For purposes of this post, I’m going to assume that Fidesz’s critics are right, that Hungary’s national government has become the democratic equivalent of a “dead man walking.” Instead of splitting conceptual hairs, I’m going to focus here on why Hungary’s backslide is so surprising, and where it might be headed.

Hungary’s slide is surprising because it contradicts the few things that most political scientists thought they knew about when and why democracies break down. For starters, Hungary’s reversal violates the “iron rule” identified by Adam Przeworski and his co-authors that democracies above a certain wealth threshold never fail; in global historical terms, Hungary is a rich country. Fidesz’s creeping coup also puts to the lie all talk of how membership in the European Union would “lock in” democratic gains in the countries that threw off Communist rule after the Iron Curtain fell. We also know that democracies which have already weathered at least one alternation of the party in power are much more likely to survive than ones that haven’t, and Hungary had already seen two turnovers in government since 1990.

So Hungary has upended conventional thinking about democratic consolidation. Now the question is: How soon can Hungary get back to (unambiguous) democracy? I hate to say it, but I’m skeptical that it will happen soon, because I just can’t see a short and clear path to that end.

Opposition parties have already taken to the streets to protest Fidesz‘s creeping coup, but it’s hard to see how demonstrations will soon restore the democracy that has been lost. These protests are undoubtedly important for calling attention to the reversals and building organized opposition to them. Short of seizing power, however, the protesters can’t actually effect a return to democracy. Restoring democracy in Hungary will require new laws, if not a new constitution, and the restocking of various government offices. To make those kinds of changes, you have to actually hold power. Absent a revolution, then, elections are the only real mechanism for ousting Fidesz and reversing its “reforms.” But elections aren’t supposed to happen again until 2014, and the changes Fidesz has imposed will steeply tilt the playing field in those elections in its own favor. (That was, in fact, their point.)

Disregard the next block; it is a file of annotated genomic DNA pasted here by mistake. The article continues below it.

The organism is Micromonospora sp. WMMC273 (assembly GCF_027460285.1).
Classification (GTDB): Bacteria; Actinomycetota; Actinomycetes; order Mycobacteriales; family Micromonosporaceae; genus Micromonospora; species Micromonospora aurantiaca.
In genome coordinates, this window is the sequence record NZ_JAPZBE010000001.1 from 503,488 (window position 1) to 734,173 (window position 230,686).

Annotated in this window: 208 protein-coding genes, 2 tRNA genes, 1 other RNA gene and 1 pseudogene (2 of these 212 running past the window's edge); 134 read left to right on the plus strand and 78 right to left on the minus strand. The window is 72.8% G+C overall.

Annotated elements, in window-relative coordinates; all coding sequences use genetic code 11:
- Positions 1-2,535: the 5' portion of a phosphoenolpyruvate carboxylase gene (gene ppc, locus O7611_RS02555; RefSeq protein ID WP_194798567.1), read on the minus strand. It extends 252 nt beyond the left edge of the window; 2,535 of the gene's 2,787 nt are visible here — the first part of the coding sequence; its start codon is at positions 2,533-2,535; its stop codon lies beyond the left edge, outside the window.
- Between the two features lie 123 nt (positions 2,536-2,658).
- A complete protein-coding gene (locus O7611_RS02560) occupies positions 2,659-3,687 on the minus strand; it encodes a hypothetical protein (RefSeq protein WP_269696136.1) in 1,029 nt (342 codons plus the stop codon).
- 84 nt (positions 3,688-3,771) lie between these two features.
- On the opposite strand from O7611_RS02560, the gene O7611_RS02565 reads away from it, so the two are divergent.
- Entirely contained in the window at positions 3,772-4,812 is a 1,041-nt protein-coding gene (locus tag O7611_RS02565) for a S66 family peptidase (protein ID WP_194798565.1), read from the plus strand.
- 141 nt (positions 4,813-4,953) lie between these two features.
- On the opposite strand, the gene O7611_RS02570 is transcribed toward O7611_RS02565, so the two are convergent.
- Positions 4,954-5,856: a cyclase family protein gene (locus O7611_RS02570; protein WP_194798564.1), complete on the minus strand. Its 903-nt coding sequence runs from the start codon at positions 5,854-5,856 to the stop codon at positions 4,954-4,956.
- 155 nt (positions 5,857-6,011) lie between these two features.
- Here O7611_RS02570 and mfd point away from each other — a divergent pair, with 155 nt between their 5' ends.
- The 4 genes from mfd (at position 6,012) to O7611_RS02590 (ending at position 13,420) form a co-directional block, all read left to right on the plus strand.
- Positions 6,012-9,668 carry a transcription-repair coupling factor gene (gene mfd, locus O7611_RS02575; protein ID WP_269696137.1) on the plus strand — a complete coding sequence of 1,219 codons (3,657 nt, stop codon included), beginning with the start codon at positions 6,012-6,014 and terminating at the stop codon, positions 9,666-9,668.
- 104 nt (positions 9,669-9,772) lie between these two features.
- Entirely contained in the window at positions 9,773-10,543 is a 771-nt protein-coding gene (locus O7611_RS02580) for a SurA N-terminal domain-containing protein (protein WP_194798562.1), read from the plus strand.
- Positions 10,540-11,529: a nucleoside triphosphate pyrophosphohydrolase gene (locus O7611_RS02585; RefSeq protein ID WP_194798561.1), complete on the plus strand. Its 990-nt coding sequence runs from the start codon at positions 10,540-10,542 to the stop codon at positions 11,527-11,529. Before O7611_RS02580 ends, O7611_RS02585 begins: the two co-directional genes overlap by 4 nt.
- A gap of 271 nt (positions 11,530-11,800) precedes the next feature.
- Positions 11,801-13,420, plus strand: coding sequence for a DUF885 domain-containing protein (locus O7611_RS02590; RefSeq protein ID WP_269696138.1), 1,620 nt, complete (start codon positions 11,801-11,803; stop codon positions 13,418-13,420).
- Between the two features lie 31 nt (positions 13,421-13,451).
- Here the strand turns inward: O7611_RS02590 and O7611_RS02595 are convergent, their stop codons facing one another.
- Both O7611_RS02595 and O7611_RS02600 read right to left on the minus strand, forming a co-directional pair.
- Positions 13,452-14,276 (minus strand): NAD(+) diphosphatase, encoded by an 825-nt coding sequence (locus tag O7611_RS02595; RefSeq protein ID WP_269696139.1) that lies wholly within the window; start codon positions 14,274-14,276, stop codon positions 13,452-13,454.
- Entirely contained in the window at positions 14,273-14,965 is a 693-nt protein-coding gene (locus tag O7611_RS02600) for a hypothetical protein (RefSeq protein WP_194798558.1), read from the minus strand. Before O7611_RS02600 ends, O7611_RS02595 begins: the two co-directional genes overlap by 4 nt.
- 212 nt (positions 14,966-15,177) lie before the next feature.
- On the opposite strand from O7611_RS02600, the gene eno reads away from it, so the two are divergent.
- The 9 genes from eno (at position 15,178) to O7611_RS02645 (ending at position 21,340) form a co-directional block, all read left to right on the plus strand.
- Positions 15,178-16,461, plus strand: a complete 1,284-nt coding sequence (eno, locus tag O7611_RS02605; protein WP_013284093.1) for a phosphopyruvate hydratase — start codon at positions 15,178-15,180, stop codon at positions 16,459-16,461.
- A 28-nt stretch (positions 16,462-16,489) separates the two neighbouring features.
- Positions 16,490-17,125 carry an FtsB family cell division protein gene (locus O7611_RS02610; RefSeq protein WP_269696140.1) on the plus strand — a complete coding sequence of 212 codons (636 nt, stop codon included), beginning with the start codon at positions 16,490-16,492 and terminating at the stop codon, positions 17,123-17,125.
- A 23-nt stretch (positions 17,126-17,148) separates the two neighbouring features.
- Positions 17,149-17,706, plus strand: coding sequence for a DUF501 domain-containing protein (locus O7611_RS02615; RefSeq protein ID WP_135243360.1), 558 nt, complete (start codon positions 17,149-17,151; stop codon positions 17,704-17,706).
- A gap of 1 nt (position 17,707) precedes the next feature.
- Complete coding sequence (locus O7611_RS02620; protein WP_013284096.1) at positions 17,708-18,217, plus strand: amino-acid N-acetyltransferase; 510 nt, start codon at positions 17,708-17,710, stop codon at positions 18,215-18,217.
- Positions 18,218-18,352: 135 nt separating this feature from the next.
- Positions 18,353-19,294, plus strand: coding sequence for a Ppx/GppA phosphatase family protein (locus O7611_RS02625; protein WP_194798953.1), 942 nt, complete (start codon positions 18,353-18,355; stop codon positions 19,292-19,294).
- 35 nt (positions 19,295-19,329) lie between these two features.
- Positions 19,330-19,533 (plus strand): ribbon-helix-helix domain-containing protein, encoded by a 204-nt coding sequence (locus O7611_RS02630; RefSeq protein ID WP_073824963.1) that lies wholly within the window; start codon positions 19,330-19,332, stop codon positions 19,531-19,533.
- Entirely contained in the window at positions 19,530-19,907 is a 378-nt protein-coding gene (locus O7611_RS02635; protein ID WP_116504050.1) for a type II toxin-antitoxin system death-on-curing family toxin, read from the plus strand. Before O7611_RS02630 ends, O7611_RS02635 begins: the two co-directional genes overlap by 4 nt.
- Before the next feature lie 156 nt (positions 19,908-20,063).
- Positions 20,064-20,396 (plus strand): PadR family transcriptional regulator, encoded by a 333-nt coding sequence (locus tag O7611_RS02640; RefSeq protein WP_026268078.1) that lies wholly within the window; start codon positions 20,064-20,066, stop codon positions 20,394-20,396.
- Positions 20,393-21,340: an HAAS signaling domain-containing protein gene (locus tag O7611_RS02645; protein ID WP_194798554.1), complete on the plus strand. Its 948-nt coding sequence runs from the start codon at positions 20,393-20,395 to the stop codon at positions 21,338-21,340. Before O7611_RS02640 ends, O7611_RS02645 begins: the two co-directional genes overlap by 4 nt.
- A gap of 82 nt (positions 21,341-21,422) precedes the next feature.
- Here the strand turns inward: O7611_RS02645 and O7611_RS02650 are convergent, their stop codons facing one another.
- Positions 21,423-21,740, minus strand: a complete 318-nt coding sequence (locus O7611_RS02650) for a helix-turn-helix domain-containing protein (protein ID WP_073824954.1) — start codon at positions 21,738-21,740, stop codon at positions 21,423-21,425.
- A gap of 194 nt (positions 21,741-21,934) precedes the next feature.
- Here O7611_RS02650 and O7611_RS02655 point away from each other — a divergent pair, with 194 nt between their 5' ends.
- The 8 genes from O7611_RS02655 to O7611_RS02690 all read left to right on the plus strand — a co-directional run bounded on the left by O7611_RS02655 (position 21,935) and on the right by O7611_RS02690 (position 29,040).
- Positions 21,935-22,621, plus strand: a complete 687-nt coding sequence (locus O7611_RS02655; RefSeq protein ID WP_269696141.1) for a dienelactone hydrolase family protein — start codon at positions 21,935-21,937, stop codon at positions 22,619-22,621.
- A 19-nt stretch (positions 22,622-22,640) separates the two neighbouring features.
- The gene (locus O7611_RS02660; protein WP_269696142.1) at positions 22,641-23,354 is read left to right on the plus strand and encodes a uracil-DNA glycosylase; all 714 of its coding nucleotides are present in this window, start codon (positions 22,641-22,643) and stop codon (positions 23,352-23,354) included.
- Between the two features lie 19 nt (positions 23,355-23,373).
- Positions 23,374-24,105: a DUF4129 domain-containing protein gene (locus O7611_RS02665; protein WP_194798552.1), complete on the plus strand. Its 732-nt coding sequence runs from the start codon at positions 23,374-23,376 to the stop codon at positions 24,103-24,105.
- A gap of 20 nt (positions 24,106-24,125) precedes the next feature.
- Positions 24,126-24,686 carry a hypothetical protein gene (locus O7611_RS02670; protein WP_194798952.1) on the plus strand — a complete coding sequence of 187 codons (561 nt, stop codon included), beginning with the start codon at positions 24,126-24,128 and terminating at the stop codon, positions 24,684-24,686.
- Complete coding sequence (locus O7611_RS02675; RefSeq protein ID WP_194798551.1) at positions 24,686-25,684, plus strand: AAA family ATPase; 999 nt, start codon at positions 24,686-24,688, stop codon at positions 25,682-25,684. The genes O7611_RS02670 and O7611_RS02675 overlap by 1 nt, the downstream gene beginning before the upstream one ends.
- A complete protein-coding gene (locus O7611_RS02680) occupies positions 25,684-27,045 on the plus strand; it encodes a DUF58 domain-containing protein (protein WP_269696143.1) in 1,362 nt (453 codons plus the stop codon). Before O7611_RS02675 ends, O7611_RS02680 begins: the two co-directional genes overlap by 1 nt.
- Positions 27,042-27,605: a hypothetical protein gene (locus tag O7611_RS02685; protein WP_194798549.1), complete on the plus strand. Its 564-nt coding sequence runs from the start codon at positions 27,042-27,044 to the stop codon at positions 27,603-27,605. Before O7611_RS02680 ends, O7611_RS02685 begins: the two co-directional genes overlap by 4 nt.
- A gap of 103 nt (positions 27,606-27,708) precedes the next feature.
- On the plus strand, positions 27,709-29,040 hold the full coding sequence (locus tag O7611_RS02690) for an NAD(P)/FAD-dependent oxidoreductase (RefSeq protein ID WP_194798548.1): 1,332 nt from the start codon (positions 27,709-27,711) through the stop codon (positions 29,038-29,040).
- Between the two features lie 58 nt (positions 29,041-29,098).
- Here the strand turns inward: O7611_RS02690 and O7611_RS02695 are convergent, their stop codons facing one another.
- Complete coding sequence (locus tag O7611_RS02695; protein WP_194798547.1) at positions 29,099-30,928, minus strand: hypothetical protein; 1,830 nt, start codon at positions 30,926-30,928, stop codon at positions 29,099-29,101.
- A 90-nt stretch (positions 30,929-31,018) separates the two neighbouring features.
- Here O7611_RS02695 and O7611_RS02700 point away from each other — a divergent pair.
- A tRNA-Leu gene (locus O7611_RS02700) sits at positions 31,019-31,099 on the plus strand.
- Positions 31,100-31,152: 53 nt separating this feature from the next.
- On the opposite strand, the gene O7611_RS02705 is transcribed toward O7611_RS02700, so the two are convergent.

If Fidesz’s domestic opponents can’t force a restoration of democracy, the European Union (EU) might try its hand. In theory, EU membership spurred the consolidation of democracy in post-Communist countries through a mix of positive and negative incentives, or “carrots” and “sticks.” On the positive side, these “emerging-market” countries were thought to prize EU membership because it conveyed a variety of economic benefits, including direct subsidies. On the negative side, they were expected to fear expulsion that would eliminate those benefits if they backtracked in their commitment to democracy.

Clearly, positive reinforcement alone was not sufficient. The question now is whether the sticks the EU might wield are sufficiently menacing to compel the desired response. I’m doubtful. Absent a provocation as clear as a coup d’etat; without precedent to draw on; and in the midst of a financial crisis that’s already threatening to tear the union apart, I suspect it’s going to be hard for the EU membership to agree on drawing a bright line in response to Fidesz’s consolidation of power. Given the current economic and political disarray in Europe, it’s not even clear who needs whom the most. The EU’s executive branch is already threatening to pursue a legal challenge if Hungary doesn’t undo some of its recent constitutional changes, but that process would take many months under the best of circumstances, and its outcome would be uncertain.